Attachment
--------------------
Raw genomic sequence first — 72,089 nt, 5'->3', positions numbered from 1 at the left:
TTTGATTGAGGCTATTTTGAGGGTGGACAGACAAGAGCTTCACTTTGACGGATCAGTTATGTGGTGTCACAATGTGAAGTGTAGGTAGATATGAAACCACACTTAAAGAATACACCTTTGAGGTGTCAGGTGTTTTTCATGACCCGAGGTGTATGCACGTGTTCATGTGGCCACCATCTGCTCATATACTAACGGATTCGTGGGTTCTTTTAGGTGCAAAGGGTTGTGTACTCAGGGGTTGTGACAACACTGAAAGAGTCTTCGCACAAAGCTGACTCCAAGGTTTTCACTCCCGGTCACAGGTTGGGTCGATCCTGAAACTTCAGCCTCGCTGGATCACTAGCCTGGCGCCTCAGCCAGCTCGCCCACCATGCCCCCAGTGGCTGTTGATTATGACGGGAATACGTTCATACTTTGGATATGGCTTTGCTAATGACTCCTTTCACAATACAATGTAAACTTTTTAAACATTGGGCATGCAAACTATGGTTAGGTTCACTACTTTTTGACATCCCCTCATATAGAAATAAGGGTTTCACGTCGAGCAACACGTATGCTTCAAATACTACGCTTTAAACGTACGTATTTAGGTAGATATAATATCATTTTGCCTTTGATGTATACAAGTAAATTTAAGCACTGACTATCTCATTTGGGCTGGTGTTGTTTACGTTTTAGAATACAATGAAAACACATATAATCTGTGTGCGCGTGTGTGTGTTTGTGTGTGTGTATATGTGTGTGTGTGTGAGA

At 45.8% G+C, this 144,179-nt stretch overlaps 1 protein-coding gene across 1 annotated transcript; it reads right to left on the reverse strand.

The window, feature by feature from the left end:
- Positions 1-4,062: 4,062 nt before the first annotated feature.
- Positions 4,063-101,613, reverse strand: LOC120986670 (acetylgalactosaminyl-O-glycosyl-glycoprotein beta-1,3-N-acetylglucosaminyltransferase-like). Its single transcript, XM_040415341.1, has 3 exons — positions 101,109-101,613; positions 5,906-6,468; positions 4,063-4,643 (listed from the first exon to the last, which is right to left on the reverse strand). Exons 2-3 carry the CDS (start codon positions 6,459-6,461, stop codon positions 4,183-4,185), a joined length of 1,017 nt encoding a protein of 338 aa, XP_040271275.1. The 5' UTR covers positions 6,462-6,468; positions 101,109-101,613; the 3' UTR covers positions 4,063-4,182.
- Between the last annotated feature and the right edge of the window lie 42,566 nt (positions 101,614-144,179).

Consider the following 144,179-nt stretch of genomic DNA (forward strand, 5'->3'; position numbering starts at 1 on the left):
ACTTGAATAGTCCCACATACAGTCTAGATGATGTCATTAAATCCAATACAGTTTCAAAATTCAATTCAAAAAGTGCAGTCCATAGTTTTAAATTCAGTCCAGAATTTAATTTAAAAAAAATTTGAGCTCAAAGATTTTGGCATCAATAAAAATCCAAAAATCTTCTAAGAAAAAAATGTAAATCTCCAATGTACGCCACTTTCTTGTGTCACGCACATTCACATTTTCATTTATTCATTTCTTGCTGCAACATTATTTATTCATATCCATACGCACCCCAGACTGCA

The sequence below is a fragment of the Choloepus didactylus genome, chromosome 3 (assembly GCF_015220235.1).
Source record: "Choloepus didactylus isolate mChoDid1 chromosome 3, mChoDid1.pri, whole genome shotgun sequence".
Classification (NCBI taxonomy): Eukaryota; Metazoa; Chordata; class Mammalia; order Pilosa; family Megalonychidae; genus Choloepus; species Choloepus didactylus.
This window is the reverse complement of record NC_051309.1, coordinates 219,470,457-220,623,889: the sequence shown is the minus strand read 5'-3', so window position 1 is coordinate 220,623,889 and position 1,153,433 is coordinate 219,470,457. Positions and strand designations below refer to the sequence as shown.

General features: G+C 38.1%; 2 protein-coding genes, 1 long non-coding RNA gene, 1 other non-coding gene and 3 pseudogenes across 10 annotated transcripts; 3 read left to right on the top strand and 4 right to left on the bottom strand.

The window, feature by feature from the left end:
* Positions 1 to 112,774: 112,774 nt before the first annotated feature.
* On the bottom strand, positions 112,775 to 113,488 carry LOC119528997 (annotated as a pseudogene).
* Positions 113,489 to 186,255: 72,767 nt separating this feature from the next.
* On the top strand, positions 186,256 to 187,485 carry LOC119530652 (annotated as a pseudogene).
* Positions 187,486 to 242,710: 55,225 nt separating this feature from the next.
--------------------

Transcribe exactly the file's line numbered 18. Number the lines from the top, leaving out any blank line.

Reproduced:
* Positions 113,489 to 186,255: 72,767 nt separating this feature from the next.